Triple Crown and virtually all major feed manufacturers follow required practices when they label a product. It's why it is so important to read labels on feeds. The following appears on Triple Crown's website under their feed page for Triple Crown Lite regarding NSC* ( notice the asterisk, which should direct you to look at the bottom of the page where the asterisk appears with the following statement)
*Estimated values determined by Equi-Analytical, Ithaca, NY. Equi-Analytical makes no claims to the accuracy of its data. Link: http://equi-analytical.com/common-feed-profiles/
***The following coefficients of variation (cv) can be associated with the carbohydrate analyses. These should reasonably account for both sampling and analytical variation, though as you know, poor sampling can lead to much larger variation. The coefficients of variation (cv) for starch is 10%, WSC is 15% and ESC is 15%. For example, a feed with a WSC value of 10% should be expected to range from 8.5 – 11.5% and a WSC value of 20% to range from 17 – 23%. In addition, there are variables on ingredients between suppliers that could be as much as an additional 5% to 10% per ingredient. Therefore, products, such as TC 30% Supplement potentially would have a smaller variation than TC Lite due to the number of bulk ingredients making up the feed (2 vs. 4).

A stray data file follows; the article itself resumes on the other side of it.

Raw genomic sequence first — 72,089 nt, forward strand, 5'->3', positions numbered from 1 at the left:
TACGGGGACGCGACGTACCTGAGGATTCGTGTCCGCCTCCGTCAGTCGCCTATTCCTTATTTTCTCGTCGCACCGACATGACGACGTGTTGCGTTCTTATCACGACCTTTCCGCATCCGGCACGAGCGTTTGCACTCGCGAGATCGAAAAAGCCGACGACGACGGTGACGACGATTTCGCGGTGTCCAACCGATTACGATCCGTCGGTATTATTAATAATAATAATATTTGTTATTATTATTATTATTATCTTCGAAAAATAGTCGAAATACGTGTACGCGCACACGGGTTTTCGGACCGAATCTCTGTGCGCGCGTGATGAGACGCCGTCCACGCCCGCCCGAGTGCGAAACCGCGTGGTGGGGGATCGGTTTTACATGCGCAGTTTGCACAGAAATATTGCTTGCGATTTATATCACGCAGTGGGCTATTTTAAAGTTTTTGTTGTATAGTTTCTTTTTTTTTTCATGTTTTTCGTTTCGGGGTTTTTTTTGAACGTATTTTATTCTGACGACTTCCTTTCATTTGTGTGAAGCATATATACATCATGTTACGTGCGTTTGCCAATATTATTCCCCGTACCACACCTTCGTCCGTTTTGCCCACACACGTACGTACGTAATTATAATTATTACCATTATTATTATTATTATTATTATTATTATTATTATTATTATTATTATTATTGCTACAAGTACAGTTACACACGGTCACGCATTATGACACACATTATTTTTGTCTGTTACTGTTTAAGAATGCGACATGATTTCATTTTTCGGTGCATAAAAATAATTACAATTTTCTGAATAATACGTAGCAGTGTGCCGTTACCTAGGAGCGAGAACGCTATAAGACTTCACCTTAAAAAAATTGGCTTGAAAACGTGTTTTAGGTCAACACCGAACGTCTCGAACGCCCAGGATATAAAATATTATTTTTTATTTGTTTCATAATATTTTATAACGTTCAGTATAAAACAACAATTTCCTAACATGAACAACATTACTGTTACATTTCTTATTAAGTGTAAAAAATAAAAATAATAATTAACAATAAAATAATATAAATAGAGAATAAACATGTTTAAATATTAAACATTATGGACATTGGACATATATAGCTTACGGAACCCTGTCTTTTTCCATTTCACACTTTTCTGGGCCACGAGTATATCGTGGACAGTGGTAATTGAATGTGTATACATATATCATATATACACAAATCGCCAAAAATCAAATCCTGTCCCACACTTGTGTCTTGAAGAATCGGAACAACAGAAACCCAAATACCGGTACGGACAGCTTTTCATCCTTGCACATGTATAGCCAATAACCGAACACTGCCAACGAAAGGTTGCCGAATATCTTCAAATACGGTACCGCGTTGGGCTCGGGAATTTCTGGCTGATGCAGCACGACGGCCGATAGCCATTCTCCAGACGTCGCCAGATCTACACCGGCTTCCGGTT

The above is an honest answer to products from feed companies that contain numerous ingredients from numerous sources around the country. Triple Crown still doesn't have an NSC value on their new Gold products they are introducing because according to the company, they are still in the process of having sampling/analysis done from their various contract feed mills across the country to come up with an NSC range. Remember, Triple Crown doesn't have their own singular feed mill producing their feeds anymore, that burned down several years ago and they decided not to rebuild. Instead, they contracted with mills across the country to produce feed. Well, a feed mill in CA isn't going to truck in soybean meal from Illinois, they are going to get it from as close a location as possible. Soybeans grown in one area of the country, under different climate conditions, may have different energy and protein levels. As long as it meets the guaranteed minimum on the bag label, the mill will go with it .
Triple Crown isn't lying or deliberately deceiving horse owners regarding their products. Their marketing of these products is what it is, marketing. Triple Crown Lite is most likely a better choice for IR horses than say, Triple Crown Complete or a competitors product. But from what we know here, it's not the best choice to be fed as a stand alone supplemental feed for IR horses. It is too variable in ESC + Starch for confirmed IR horses.
Dawn Wagstaff and Tipperary
Saline, MI 2003